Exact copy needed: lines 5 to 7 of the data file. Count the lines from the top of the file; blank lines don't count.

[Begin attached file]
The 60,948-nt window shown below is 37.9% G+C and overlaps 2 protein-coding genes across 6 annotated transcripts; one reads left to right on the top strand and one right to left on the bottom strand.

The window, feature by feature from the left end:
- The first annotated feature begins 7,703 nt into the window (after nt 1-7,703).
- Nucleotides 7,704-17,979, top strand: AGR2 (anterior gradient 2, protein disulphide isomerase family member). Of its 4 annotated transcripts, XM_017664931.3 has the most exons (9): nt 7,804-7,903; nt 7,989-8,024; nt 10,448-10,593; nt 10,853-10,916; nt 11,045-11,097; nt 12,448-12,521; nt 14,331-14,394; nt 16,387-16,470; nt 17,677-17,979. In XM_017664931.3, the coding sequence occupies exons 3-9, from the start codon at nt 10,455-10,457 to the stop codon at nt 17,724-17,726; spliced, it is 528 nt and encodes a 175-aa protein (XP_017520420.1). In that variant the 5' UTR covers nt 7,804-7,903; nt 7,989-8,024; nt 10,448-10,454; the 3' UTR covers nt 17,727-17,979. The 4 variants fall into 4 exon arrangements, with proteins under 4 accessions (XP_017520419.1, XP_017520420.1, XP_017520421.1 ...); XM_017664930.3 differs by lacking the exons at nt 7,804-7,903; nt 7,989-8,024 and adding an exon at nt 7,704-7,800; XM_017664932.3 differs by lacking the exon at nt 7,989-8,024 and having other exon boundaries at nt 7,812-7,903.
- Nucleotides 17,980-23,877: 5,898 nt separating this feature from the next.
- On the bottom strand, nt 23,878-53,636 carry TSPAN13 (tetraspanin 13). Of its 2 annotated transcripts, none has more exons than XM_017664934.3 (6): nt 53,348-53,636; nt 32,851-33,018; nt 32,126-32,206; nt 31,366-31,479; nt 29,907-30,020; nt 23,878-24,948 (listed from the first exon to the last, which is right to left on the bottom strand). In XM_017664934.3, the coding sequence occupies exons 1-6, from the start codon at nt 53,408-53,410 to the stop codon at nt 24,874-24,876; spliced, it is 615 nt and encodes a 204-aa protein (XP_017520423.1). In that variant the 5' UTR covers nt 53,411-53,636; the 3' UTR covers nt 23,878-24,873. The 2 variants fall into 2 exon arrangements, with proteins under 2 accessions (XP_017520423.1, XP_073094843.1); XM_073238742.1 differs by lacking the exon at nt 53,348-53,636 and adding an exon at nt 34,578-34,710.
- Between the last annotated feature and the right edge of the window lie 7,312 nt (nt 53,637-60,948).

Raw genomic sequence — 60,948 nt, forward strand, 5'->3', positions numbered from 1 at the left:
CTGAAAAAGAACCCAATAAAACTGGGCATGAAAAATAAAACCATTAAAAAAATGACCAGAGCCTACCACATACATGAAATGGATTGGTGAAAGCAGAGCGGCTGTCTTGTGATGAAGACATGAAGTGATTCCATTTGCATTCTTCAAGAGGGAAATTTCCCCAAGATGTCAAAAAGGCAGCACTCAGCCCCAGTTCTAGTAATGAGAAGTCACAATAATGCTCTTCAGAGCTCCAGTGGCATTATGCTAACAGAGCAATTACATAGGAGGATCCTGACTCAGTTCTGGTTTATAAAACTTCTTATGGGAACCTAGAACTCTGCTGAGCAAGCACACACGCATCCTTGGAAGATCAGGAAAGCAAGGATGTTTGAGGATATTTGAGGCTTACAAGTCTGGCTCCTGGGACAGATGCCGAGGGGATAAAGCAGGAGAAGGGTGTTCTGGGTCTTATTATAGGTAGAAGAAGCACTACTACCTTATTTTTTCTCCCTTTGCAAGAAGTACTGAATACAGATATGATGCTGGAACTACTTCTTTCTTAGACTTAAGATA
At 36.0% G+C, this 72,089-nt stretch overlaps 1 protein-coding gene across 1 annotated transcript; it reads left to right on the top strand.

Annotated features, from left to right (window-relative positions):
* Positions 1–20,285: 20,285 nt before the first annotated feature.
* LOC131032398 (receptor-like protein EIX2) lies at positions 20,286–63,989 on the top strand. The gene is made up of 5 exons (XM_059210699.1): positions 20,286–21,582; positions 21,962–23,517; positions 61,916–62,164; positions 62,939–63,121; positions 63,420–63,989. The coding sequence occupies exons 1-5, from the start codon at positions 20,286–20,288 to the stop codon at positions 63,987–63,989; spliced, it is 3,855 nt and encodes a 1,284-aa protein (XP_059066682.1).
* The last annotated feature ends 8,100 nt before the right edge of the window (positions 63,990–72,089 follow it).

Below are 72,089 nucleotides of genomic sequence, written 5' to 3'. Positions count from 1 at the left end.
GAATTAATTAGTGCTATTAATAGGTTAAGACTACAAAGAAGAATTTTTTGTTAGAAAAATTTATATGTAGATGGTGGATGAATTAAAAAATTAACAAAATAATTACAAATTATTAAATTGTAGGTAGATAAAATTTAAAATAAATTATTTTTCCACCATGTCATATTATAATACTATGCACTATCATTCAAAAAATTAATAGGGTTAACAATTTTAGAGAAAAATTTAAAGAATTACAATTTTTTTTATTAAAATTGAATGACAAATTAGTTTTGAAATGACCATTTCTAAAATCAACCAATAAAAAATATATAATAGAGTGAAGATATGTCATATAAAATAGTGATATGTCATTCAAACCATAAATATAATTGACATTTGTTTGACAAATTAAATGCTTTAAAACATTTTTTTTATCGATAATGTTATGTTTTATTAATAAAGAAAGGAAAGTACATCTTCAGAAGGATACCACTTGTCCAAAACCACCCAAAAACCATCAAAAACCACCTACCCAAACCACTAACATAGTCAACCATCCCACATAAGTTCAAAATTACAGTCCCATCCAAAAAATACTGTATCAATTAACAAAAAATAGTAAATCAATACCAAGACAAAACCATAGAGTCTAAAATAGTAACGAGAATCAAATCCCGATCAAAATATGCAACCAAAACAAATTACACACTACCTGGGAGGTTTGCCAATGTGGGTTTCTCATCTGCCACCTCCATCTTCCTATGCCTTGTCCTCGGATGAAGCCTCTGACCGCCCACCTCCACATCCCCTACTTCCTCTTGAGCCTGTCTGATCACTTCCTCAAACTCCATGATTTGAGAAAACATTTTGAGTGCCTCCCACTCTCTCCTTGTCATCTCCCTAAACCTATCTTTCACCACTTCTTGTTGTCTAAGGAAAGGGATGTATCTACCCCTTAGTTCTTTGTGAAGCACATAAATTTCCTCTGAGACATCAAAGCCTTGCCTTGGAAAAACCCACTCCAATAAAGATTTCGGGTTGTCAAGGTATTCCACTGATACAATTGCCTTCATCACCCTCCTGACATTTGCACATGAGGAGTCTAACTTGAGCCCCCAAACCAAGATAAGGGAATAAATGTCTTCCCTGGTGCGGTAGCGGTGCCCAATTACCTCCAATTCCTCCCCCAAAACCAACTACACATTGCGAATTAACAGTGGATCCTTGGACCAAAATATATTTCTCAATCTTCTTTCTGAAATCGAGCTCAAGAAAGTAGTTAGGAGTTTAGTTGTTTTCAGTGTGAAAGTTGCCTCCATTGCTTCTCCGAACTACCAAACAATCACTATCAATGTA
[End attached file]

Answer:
- Nucleotides 17,980-23,877: 5,898 nt separating this feature from the next.
- On the bottom strand, nt 23,878-53,636 carry TSPAN13 (tetraspanin 13). Of its 2 annotated transcripts, none has more exons than XM_017664934.3 (6): nt 53,348-53,636; nt 32,851-33,018; nt 32,126-32,206; nt 31,366-31,479; nt 29,907-30,020; nt 23,878-24,948 (listed from the first exon to the last, which is right to left on the bottom strand). In XM_017664934.3, the coding sequence occupies exons 1-6, from the start codon at nt 53,408-53,410 to the stop codon at nt 24,874-24,876; spliced, it is 615 nt and encodes a 204-aa protein (XP_017520423.1). In that variant the 5' UTR covers nt 53,411-53,636; the 3' UTR covers nt 23,878-24,873. The 2 variants fall into 2 exon arrangements, with proteins under 2 accessions (XP_017520423.1, XP_073094843.1); XM_073238742.1 differs by lacking the exon at nt 53,348-53,636 and adding an exon at nt 34,578-34,710.
- Between the last annotated feature and the right edge of the window lie 7,312 nt (nt 53,637-60,948).